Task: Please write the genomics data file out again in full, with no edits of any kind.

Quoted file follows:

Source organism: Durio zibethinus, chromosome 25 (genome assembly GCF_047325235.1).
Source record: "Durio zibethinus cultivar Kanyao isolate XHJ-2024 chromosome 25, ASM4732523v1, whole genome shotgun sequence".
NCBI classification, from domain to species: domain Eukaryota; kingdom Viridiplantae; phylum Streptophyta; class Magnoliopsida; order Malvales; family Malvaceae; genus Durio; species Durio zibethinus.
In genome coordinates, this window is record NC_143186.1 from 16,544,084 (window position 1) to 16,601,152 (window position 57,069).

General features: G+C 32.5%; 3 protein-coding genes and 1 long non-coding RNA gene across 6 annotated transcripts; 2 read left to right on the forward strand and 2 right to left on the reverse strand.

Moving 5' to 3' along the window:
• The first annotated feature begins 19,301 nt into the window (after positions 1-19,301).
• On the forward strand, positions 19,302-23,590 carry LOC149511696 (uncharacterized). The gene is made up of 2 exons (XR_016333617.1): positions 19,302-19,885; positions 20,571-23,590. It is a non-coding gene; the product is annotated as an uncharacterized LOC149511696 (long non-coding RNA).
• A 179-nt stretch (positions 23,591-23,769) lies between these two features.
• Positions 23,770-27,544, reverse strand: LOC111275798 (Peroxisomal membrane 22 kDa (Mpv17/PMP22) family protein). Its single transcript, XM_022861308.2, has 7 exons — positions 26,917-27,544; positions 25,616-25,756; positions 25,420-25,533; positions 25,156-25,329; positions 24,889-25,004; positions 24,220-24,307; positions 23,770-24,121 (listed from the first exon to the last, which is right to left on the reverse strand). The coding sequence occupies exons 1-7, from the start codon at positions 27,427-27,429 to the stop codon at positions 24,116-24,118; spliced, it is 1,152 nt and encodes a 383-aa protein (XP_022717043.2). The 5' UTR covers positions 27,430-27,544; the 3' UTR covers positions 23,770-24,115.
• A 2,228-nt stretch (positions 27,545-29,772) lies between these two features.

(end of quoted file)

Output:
Source organism: Durio zibethinus, chromosome 25 (genome assembly GCF_047325235.1).
Source record: "Durio zibethinus cultivar Kanyao isolate XHJ-2024 chromosome 25, ASM4732523v1, whole genome shotgun sequence".
NCBI classification, from domain to species: domain Eukaryota; kingdom Viridiplantae; phylum Streptophyta; class Magnoliopsida; order Malvales; family Malvaceae; genus Durio; species Durio zibethinus.
In genome coordinates, this window is record NC_143186.1 from 16,544,084 (window position 1) to 16,601,152 (window position 57,069).

General features: G+C 32.5%; 3 protein-coding genes and 1 long non-coding RNA gene across 6 annotated transcripts; 2 read left to right on the forward strand and 2 right to left on the reverse strand.

Moving 5' to 3' along the window:
• The first annotated feature begins 19,301 nt into the window (after positions 1-19,301).
• On the forward strand, positions 19,302-23,590 carry LOC149511696 (uncharacterized). The gene is made up of 2 exons (XR_016333617.1): positions 19,302-19,885; positions 20,571-23,590. It is a non-coding gene; the product is annotated as an uncharacterized LOC149511696 (long non-coding RNA).
• A 179-nt stretch (positions 23,591-23,769) lies between these two features.
• Positions 23,770-27,544, reverse strand: LOC111275798 (Peroxisomal membrane 22 kDa (Mpv17/PMP22) family protein). Its single transcript, XM_022861308.2, has 7 exons — positions 26,917-27,544; positions 25,616-25,756; positions 25,420-25,533; positions 25,156-25,329; positions 24,889-25,004; positions 24,220-24,307; positions 23,770-24,121 (listed from the first exon to the last, which is right to left on the reverse strand). The coding sequence occupies exons 1-7, from the start codon at positions 27,427-27,429 to the stop codon at positions 24,116-24,118; spliced, it is 1,152 nt and encodes a 383-aa protein (XP_022717043.2). The 5' UTR covers positions 27,430-27,544; the 3' UTR covers positions 23,770-24,115.
• A 2,228-nt stretch (positions 27,545-29,772) lies between these two features.